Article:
Cybersecurity experts are taking advantage of the Summer Games in Rio de Janeiro to explore ways that intelligence gathering strategies, used for decades by the federal government, can work for the sports community.
The Cyber Resilience Institute has teamed up with the Colorado Army National Guard and a host of cybersecurity companies to conduct a trial run of the first "information sharing and analysis organization," or ISAO, for the professional sports industry.
"The notion is that if you share cyber threat information, you can break the cycle of attack, because other parties can prepare their defenses before the attack," said Doug DePeppe, founder of the Cyber Resilience Institute in Colorado Springs. "You've got to know what the adversary is doing, because they can circumvent any control. The internet is not secure, period."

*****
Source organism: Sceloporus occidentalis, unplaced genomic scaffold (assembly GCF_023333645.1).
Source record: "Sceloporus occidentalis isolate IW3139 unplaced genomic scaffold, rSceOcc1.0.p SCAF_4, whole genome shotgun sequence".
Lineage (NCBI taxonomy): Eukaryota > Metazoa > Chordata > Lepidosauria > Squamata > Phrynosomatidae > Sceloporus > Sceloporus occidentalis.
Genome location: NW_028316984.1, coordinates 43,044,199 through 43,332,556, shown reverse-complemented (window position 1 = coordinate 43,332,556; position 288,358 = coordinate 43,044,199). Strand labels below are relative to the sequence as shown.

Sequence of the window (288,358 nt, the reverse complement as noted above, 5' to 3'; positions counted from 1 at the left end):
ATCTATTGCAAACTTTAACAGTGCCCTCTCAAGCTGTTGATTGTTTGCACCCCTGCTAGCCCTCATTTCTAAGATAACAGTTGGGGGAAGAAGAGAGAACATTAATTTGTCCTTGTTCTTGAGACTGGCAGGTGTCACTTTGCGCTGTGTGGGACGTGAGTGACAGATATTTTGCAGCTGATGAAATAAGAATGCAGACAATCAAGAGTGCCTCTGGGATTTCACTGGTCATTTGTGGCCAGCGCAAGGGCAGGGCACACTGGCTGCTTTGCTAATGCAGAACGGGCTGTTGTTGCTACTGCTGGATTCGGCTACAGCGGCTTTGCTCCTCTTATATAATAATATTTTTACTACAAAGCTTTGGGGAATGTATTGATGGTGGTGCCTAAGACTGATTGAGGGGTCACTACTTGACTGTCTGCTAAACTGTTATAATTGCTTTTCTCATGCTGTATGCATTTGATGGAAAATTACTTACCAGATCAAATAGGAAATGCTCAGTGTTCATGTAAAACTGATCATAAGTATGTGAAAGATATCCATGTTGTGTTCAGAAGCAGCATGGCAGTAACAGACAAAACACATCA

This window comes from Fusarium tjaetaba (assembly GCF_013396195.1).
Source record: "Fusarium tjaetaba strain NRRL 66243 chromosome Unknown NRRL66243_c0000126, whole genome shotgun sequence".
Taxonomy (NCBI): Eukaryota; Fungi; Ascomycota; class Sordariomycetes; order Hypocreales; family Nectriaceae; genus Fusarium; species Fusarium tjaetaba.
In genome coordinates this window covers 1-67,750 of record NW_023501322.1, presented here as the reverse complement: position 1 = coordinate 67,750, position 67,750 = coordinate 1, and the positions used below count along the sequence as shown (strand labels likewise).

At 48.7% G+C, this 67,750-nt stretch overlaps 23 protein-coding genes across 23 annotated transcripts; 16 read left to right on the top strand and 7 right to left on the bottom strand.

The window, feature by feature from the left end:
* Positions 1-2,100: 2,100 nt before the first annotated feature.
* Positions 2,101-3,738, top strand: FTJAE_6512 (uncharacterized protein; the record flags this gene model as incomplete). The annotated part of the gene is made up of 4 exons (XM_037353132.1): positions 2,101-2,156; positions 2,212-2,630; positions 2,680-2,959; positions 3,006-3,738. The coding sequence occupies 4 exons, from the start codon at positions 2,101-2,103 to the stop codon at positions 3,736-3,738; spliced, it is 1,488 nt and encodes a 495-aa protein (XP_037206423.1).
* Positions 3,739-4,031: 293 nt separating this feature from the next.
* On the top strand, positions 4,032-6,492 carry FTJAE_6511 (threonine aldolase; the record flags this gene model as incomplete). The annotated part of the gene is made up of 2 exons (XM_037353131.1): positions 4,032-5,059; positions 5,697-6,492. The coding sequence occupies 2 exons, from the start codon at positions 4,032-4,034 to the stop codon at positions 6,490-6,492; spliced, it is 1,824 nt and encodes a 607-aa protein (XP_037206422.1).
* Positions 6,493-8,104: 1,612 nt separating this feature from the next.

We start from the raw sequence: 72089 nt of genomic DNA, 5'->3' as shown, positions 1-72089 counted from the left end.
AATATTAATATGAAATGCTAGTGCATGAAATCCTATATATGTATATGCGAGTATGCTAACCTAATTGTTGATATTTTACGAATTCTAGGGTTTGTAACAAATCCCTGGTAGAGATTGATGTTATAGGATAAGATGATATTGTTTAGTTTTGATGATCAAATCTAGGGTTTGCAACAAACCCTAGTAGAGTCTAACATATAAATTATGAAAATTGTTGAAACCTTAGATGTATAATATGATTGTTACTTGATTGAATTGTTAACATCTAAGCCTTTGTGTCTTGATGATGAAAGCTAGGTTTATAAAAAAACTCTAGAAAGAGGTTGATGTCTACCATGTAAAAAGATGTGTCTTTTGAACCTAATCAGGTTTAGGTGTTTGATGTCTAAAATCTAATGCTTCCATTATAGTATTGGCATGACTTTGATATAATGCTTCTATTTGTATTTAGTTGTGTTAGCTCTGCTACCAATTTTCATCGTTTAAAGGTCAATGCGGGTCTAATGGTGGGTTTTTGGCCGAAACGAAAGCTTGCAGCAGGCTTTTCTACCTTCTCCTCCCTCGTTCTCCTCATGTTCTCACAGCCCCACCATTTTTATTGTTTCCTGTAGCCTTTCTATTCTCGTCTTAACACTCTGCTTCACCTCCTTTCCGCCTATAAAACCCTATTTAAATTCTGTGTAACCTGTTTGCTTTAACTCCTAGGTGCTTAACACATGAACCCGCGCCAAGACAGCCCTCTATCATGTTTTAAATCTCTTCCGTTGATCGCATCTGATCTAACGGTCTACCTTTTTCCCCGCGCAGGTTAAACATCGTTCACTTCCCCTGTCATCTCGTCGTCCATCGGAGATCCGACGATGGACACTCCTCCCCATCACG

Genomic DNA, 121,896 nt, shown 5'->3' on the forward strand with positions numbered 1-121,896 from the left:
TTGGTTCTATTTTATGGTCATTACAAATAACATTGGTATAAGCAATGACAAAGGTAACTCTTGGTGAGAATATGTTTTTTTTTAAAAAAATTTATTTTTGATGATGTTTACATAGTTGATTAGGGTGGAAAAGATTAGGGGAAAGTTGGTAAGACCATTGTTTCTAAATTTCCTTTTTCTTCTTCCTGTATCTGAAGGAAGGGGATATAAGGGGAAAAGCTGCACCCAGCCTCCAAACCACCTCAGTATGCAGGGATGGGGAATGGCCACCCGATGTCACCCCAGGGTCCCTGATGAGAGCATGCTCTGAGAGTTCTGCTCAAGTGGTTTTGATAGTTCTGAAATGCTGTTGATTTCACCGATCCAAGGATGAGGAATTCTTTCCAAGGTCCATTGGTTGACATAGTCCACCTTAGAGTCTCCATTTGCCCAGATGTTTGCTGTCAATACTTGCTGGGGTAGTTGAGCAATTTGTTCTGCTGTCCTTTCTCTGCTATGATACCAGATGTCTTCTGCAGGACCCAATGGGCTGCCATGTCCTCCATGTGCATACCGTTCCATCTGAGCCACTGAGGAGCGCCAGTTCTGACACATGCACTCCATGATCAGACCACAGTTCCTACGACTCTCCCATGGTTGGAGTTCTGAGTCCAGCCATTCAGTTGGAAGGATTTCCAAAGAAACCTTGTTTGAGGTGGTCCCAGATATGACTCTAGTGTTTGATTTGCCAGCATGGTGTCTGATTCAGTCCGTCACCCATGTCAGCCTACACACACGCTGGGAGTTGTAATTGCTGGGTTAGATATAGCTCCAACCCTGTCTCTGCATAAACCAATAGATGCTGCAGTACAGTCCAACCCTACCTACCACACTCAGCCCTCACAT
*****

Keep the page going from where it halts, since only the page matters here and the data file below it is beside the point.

ISAOs, which joined the intelligence-gathering world stage about a year ago, are public-private partnerships that mirror the structure of similar entities used by the Department of Homeland Security to identify security threats.
Stakeholders - which could be private companies, nonprofits, government agencies or a combination - hire ISAOs to detect and respond to virtual threats before they become reality. Threats might include a harmful digital virus, a hacker trying to access a social media account, or even an encrypted file containing information about a physical threat that has been encoded to be indecipherable to the public.
"Our strategy for starting up the sports ISAO is consistent with a lot of success in other sectors of leveraging sport and the interest in sport as a vehicle for social change," DePeppe said.
In addition to representatives from the National Guard's Defensive Cyber Operations Element and the Cyber Resilience Institute, the ISAO